When Penn State coach Pat Chambers signed the best recruiting class in the program’s history last November, he quipped that it was like receiving a great Christmas present but not being allowed to open it.
Well, the wrapping paper officially comes off next week, when the Nittany Lions begin fall semester on-court workouts. After having limited contact with the four rookies (and the entire team) over the summer, Chambers is anxious to get down to some serious work.
And he says the true freshmen are ready for it.
“So far, they’ve exceeded my expectations,” Chambers said of a signing class that ended up No. 22 in Scout’s national rankings. “They’re very mature — mature beyond their years. That’s off the court, that’s in the classroom, that’s the way they conduct themselves in the locker room.
“Saying that, I feel very good going into the preseason here with them, to really get my arms around them a little bit,” he added. “You really only have two hours (per week) with them in the summer. But the talent’s definitely there, the fight’s there. They love to compete.”
The group is led by three members of Philadelphia Roman Catholic’s PIAA AAAA state championship team — point guard Tony Carr, wing Nazeer Bostick and combo forward Lamar Stevens. That trio arrived for PSU’s second summer semester in late June.
Are they poised to make an immediate impact in Happy Valley?
“They are,” Chambers said. “Physically, they’re gifted and blessed athletes. And they’re very skilled. I’ve been really impressed by what our new strength coach (Greg Miskinis) has done with them and how they have responded to his coaching. They came in prepared and ready to go. There was no slippage. There was no waiting. Usually there’s a little bit of a wait for freshmen.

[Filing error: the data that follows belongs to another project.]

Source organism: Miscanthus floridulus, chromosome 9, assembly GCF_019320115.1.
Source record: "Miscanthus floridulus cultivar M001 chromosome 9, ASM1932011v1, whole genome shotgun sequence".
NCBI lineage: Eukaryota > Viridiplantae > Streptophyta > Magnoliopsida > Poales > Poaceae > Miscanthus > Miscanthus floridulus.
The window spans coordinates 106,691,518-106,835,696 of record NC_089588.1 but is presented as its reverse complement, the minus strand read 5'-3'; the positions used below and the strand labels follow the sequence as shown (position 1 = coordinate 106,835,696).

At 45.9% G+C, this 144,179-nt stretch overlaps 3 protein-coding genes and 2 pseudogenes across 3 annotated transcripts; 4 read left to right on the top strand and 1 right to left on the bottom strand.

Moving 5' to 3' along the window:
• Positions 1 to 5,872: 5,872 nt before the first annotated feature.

“They want to please the veterans,” he added. “They want to get on the court. They’re very smart.”
The fourth member of the class is post player Joe Hampton, a product of powerhouse Oak Hill (Va.) Academy who is listed at 6-foot-8, 291 pounds. Chambers said Hampton, who enrolled for the first summer semester back in May, is probably less than 291 now.
Regardless of Hampton’s weight, the fact that he missed his senior season at Oak Hill with a torn ACL is prompting PSU to bring him along more slowly than the other rookies.
“He has a ways to go,” Chambers said. “But when the season comes around, then you figure out if Joe’s ready to go or not. And I think he will be as long as he stays on the path he’s on right now.
“He hasn’t done anything live,” the coach added. “He’s done a lot of conditioning — changing his diet, lifting. We’re very cautious on our approach with Joe to make sure he’s going to be 100 percent by October. That’s the goal.”
Though this class arrived amid considerable hype, Chambers said none of it has gone to their heads.
“I love their willingness to be coached,” he explained. “When you get a highly ranked class like this, sometimes kids think they know everything. That’s not the way these kids are at all. They want to be coached, they want to be pushed, they want to be driven. They want what’s best for Penn State, which is terrific.”